Background: The original equine sepsis score provided a method of identifying foals with sepsis. New variables associated with sepsis have been evaluated, but the sepsis score has not been updated. Objectives: To evaluate the sensitivity and specificity of 2 updated sepsis scores and the systemic inflammatory response syndrome (SIRS) criteria in regard to detecting sepsis in foals. Animals: Two-hundred and seventy-three ill foals and 25 healthy control foals. Methods: Historical, physical examination, and clinicopathologic findings were used to calculate the original sepsis score and 2 updated sepsis scores. SIRS criteria were also evaluated. Sepsis scores and positive SIRS scores were statistically compared to foals with sepsis. Results: One-hundred and twenty-six foals were septic and 147 sick-nonseptic. The original and updated sepsis scores were significantly higher in septic foals as compared to sick-nonseptic and healthy foals. The sensitivity and specificity of the updated sepsis scores to predict sepsis were not significantly better than those of the original sepsis score. One-hundred and twenty-seven of 273 (46.5%) foals met the original SIRS criteria and 88/273 (32%) foals met the equine neonatal SIRS criteria. The original SIRS criteria had similar sensitivity and specificity for predicting sepsis as did the 3 sepsis scores in our study. Conclusions and Clinical Importance: The updated sepsis scores did not provide improved ability in predicting sepsis. Fulfilling the original SIRS criteria provided similar sensitivity and specificity in predicting sepsis as the modified sepsis score and might serve as a diagnostic aid in identifying foals at risk for sepsis.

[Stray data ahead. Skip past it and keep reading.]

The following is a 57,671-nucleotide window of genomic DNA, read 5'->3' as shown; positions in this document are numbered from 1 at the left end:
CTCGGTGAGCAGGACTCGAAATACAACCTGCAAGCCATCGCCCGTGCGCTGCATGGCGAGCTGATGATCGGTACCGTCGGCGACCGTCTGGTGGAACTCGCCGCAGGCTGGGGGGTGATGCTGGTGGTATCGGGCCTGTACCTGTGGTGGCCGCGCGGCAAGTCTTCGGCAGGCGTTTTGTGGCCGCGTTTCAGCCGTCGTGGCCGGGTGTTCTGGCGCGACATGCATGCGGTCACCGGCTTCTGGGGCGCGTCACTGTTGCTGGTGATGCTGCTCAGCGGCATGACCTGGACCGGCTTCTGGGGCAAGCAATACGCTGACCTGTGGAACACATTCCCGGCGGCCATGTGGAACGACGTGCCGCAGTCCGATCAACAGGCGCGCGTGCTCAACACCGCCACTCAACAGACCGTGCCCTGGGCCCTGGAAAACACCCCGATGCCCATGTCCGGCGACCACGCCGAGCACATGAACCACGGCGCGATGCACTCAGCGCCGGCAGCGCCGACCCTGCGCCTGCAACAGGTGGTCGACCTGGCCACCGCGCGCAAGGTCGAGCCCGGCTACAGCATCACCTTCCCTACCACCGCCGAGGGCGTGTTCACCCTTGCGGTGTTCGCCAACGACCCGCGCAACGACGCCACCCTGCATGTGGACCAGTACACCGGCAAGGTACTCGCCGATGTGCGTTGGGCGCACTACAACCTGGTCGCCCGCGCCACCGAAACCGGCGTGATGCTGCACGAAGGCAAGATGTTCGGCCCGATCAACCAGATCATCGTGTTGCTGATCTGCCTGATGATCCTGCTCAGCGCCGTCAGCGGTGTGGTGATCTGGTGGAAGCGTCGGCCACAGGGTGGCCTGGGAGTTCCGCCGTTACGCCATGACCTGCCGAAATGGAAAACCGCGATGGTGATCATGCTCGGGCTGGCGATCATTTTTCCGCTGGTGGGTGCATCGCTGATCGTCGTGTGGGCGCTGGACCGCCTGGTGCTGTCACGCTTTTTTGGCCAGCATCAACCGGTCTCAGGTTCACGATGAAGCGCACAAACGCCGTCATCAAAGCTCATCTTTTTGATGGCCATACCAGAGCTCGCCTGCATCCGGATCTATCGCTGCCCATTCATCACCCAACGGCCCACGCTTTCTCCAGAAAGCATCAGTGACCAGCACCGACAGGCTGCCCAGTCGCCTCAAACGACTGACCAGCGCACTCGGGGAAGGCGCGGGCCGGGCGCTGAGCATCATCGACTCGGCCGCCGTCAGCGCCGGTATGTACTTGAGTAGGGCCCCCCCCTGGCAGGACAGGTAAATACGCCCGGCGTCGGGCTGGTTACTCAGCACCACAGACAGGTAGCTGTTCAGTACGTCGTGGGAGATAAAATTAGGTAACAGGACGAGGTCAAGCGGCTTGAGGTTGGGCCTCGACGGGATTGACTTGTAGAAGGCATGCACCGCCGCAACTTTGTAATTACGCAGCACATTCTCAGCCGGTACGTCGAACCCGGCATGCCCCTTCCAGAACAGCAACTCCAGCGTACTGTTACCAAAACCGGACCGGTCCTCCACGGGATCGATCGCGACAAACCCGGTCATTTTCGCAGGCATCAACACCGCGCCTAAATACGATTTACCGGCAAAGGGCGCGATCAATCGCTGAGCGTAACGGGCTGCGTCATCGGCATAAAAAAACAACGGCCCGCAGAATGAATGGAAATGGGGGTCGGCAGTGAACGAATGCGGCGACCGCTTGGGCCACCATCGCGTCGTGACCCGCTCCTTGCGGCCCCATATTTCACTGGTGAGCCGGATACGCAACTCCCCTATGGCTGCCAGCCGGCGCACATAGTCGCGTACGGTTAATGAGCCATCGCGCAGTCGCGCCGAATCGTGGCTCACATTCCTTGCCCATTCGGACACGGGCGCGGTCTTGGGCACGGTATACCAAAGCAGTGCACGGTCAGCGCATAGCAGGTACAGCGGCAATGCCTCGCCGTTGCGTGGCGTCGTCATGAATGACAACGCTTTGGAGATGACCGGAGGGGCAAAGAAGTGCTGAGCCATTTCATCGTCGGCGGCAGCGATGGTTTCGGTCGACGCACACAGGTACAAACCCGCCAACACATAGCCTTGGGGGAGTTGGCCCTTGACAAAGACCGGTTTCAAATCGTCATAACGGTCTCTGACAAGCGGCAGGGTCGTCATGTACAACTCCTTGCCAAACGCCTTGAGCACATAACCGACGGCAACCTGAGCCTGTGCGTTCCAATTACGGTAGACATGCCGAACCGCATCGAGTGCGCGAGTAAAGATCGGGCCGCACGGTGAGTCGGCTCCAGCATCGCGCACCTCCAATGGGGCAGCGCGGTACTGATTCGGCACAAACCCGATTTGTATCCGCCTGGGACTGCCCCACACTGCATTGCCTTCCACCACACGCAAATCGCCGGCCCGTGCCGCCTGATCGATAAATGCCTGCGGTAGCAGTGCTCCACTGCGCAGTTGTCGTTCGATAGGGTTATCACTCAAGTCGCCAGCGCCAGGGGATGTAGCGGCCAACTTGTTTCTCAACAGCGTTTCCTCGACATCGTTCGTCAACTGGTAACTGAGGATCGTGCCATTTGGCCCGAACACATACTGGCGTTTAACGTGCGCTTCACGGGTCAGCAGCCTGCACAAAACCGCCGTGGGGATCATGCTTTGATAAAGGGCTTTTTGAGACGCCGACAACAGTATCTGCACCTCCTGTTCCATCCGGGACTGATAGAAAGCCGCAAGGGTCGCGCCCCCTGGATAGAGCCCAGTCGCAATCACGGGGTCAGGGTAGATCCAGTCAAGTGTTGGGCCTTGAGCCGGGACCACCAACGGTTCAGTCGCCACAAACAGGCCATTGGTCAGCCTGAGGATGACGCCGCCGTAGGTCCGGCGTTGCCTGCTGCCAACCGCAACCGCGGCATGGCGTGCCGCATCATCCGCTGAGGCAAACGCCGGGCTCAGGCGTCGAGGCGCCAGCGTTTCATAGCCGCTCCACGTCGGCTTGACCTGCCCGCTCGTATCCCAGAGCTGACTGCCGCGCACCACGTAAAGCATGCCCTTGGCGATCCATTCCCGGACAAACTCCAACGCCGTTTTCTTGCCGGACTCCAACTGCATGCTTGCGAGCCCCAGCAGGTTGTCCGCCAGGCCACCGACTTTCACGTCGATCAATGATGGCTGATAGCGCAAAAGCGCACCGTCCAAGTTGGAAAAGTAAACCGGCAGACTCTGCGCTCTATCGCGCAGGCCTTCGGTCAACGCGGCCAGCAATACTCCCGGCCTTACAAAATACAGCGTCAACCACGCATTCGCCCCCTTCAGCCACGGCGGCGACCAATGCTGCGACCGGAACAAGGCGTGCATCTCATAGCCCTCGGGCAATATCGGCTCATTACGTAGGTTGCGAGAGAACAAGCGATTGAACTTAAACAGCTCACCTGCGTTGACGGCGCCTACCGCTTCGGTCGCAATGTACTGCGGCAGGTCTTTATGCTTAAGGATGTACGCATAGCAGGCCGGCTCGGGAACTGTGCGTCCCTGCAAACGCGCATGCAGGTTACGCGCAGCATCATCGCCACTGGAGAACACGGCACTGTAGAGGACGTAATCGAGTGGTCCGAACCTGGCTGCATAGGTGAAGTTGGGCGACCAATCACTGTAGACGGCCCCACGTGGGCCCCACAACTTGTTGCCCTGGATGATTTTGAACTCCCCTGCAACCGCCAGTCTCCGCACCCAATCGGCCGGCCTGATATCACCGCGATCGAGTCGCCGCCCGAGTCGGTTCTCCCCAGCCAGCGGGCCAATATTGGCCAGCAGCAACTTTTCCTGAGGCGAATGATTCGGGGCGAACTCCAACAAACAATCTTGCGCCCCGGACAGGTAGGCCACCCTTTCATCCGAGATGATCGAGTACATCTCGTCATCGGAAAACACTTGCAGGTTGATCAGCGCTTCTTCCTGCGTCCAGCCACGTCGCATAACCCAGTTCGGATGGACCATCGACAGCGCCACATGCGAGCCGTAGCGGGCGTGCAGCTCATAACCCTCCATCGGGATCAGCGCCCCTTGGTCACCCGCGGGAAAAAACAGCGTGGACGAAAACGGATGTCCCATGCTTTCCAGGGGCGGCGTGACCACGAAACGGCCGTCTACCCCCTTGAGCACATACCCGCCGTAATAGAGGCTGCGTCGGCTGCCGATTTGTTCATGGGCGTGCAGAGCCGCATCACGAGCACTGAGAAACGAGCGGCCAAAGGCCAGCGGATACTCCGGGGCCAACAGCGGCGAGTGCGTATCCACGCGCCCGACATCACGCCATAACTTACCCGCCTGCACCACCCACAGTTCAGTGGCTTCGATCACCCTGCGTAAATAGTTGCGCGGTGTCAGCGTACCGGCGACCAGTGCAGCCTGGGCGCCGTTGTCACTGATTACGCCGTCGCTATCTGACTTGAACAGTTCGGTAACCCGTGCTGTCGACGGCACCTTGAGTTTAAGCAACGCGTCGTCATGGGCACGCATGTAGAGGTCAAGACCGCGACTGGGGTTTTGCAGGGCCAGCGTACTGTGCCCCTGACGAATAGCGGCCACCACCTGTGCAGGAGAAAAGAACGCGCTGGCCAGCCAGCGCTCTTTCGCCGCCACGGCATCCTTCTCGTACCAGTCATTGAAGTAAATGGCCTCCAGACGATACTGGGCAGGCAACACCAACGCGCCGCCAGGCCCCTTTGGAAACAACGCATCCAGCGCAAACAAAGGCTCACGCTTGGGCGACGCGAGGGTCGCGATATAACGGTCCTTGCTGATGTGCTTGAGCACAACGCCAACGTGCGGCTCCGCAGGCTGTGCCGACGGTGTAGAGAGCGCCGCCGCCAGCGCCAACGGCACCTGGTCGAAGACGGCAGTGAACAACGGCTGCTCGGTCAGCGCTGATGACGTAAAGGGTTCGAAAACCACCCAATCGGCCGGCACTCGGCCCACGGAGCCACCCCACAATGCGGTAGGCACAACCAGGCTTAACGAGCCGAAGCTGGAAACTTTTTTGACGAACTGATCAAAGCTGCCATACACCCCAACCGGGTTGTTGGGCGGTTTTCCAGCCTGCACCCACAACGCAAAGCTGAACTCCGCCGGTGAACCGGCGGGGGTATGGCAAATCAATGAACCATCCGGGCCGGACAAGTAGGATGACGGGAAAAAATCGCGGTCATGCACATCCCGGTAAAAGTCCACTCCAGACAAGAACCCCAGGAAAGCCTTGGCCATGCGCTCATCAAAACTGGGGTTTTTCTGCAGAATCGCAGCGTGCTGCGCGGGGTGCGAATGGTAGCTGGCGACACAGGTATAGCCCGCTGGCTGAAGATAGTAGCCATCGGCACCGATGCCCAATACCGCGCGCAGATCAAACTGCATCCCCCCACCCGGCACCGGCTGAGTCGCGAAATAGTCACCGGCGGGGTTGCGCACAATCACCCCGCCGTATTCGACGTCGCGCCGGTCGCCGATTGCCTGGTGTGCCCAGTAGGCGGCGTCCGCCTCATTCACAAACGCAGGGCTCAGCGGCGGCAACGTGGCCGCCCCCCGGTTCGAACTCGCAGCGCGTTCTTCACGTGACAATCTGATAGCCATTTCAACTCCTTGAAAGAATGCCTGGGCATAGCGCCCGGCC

|Number of pages||9|
|Journal||Journal of Veterinary Internal Medicine|
|State||Published - May 1 2018|
Bibliographical notePublisher Copyright:
Copyright © 2018 The Authors. Journal of Veterinary Internal Medicine published by Wiley Periodicals, Inc. on behalf of the American College of Veterinary Internal Medicine.
ASJC Scopus subject areas
- Veterinary (all)